Desperado (1995) and Once Upon a Time in Mexico (2003)
I find it refreshing when a filmmaker feels emboldened enough to express their creative vision. Robert Rodriguez is an alternative director. His movies scream with uniqueness (although ironically, his sensibilities are often in lockstep with his contemporary Tarantino). They both have exceptional gifts for constructing tremendous characters, while never losing focus on providing the audience with a lot of fun.
1992 brought forth Reservoir Dogs and El Mariachi — blueprints for the kinds of movies the two directors would go on to make over their careers. Exempting the iconic Pulp Fiction, their filmographies over the 11-year period from 1992 to 2003 are pretty even. So I decided to provide a ranking of the movies they directed over that period. And in true Rodriguez style, I ranked, scored, and summed them myself. Unfortunately, I have seen 7 movies by Rodriguez versus the 5 Tarantino made, so naturally Rodriguez has a competitive advantage. Oh well. Here are the results (excluding the Rodriguez movies I have yet to see).
- Pulp Fiction — 12 points
- From Dusk till Dawn — 11 points
- Kill Bill: Volume 1–10 points
- The Faculty — 9 points
- Spy Kids — 8 points
- Reservoir Dogs — 7 points
- Once Upon a Time in Mexico — 6 points
- Kill Bill: Volume 2–5 points
- Spy Kids 2: The Island of Lost Dreams — 4 points
- Jackie Brown — 3 points
- El Mariachi — 2 points
- Desperado — 1 point
Like I said, pretty close.
A Robert Rodriguez movie is typically defined by its ability to weaponize thrills…often at the cost of story development, as with Desperado (1995). The movie is buoyed by inventive action set pieces, but not enough story to stitch it all together. The characters (especially Steve Buscemi’s and Danny Trejo’s) are fantastically created. Trejo has no dialogue, but his physical presence haunts the movie and is absolutely scene-stealing nonetheless.
The set ups and settings are also fantastically created. However, there’s a severe lack of payoff that ultimately left me wanting more. The movie feels aimless through the first 28 minutes. A lot of stylish action pops up throughout the movie, but the beats between the set pieces are very lean in a not-so-complimentary way (in contrast, consider Leone’s vista shots that seemingly soak up the emptiness).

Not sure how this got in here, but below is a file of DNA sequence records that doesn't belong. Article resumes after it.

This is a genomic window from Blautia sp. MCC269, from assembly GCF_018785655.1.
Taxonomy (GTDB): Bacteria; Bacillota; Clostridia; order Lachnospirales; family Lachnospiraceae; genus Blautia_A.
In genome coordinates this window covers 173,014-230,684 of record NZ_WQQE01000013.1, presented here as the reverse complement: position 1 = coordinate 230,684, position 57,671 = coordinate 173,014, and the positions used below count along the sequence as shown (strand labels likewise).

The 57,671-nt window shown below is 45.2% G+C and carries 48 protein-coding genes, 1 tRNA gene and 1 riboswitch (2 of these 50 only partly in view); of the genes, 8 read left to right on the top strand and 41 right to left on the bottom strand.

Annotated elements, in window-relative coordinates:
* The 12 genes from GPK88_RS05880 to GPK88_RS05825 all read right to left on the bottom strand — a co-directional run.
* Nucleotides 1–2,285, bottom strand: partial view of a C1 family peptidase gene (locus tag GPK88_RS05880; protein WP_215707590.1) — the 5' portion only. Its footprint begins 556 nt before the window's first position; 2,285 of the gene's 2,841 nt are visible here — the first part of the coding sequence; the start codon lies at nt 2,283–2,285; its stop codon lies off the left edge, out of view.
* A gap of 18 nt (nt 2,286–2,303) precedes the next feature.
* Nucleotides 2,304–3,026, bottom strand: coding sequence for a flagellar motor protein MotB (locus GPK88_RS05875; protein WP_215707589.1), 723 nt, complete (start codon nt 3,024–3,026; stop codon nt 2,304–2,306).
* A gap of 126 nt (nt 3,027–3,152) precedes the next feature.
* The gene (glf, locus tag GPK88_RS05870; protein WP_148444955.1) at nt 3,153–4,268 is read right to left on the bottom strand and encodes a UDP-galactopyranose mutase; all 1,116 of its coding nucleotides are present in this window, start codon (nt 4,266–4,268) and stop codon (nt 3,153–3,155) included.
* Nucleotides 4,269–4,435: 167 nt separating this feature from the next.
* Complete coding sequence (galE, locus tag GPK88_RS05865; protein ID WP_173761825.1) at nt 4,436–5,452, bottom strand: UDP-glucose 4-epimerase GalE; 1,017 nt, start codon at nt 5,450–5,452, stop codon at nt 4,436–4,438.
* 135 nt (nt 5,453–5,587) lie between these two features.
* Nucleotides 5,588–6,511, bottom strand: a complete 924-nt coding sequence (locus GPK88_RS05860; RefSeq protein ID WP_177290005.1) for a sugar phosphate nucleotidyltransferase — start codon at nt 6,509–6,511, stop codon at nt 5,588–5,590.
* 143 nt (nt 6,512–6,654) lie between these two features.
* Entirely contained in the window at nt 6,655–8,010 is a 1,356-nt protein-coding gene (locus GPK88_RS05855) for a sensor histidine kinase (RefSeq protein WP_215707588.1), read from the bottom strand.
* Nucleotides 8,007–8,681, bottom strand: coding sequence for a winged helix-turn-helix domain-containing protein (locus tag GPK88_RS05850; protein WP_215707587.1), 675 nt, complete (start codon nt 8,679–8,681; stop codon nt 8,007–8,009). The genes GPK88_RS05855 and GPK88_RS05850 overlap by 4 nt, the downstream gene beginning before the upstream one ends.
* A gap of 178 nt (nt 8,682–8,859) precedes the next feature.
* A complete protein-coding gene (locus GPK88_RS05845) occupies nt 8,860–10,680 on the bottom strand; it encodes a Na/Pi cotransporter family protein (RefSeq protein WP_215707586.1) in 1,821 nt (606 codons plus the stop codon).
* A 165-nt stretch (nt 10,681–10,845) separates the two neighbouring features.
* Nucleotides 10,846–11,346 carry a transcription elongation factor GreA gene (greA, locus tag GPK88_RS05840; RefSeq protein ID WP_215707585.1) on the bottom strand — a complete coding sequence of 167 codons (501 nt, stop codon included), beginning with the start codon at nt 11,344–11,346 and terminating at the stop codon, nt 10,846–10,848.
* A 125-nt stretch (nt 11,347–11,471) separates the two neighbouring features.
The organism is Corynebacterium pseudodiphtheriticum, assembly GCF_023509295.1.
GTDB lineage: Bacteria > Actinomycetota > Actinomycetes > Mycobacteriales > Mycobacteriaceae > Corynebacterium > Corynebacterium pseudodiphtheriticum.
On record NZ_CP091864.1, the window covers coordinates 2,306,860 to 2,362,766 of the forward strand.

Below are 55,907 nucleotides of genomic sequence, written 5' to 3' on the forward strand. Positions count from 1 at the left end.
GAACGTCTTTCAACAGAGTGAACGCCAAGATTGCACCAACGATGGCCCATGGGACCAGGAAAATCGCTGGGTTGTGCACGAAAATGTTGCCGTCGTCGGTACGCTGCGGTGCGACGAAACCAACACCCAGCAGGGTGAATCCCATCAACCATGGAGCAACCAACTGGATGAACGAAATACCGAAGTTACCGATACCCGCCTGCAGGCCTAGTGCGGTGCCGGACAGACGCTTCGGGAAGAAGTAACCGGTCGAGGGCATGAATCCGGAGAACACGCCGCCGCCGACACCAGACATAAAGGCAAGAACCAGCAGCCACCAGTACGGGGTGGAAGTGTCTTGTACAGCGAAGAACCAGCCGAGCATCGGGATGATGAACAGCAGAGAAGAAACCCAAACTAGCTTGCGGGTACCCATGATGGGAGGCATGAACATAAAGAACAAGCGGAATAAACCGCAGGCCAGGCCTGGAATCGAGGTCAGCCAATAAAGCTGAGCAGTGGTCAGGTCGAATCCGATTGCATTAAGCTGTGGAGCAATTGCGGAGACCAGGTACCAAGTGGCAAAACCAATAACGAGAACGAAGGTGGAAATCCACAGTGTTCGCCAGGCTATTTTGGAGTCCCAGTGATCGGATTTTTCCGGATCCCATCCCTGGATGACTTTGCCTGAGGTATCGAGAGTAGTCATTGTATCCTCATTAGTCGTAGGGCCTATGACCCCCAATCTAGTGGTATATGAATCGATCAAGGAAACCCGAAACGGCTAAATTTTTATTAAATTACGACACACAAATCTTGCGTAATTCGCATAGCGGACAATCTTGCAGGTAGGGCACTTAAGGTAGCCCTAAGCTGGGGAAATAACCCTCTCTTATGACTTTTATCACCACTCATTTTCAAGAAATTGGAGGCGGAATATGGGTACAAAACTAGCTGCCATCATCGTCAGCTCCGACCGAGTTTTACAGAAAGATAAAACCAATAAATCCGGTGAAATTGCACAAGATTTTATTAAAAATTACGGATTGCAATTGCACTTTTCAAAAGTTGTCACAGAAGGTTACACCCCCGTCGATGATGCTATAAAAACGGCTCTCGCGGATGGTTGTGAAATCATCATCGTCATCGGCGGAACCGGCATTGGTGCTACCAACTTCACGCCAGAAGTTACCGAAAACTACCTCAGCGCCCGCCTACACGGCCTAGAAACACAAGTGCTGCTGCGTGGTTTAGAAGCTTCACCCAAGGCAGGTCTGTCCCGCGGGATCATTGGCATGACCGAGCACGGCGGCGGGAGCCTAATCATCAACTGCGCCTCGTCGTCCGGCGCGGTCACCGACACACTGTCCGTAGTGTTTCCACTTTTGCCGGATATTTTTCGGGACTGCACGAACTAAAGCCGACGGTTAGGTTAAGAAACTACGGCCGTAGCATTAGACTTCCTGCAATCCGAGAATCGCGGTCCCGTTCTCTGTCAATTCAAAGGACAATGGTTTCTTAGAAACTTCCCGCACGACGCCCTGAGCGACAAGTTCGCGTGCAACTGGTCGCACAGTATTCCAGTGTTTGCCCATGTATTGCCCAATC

The movie is definitely in conversation with movie history. The guitar case motif is essentially a stand-in for something like Marsellus Wallace’s briefcase. Except, Rodriguez amps up the gimmick. The vibe of the whole movie is lifted right from High Plains Drifter. The Antonio Banderas revenge-seeking character feels almost like a ghost in his own movie.
Overall, the best pieces of the movie stem from its many little monologues, particularly the opening prologue and “the pissing joke” sequences. These are the takeaways that allow Desperado to distinguish itself from other generic action revenge thrillers (such as Quantum of Solace, Collateral Damage)…I’m just not sure if it’s enough to make me come back.
Best Scene: The Prologue
Steve Buscemi’s fictionalized account of his encounter with the mysterious guitar player is far and away the highlight of the movie. Buscemi channels energy somewhere on the spectrum between his own character in Fargo and Eli Wallach. (The movie actually loses a lot of sizzle with the departure of Buscemi’s character).
Once Upon a Time in Mexico
Whereas Bad Boys II eschews commentary about American colonialism and the War on Terror, Once Upon a Time in Mexico clings to it so tightly, that it almost drowns. The movie feels very weighted down by its need to voice something about the George W. Bush administration. At one point, Johnny Depp’s CIA character wears literal CIA apparel.
I criticized Desperado for its emptiness, but now I criticize Once Upon a Time in Mexico for its bloat. There are a lot of well-inspired characters with hazy motivations that culminates in a messy shootout. Again, Rodriguez has centered the story around the guitar player’s mission for revenge…sorta. Antonio Banderas almost feels relegated to being the 6th man on his own team. His scenes are tiresome in a way that makes me feel longingly for Frodo and Sam. I have no clue why I am supposed to root for him. There are some flashbacks featuring Salma Hayek, but the whole endeavor is a wasted opportunity. Banderas has nothing to do. Hayek has nothing to do.
But luckily, there’s Johnny Depp. Johnny Depp absolutely rules in Once Upon a Time in Mexico much like Tom Cruise does in Magnolia. He’s sticking to his acting strengths and playing a fun, eccentric character in the best possible way. What was Johnny Depp’s character trying to accomplish exactly? I’m not sure, and I don’t think it ultimately matters.
The political revolution/assassination plot is evidence of Rodriguez’s filmmaking growth. He uses the storyline as a guide to keep the movie’s momentum focused. This is what was truly lacking in Desperado, and probably the reason why I would revisit Once Upon a Time in Mexico. He’s matured as a director, and I feel rewarded by that. Whenever the movie starts to detour too much, Rodriguez reigns everything back in by homing in on the Depp character again. This might be the last good movie of his career so far, so it’s awesome that he was able to make this movie on his own creative terms.
Lastly, this Wes Anderson-esque shot puts such a smile on my face.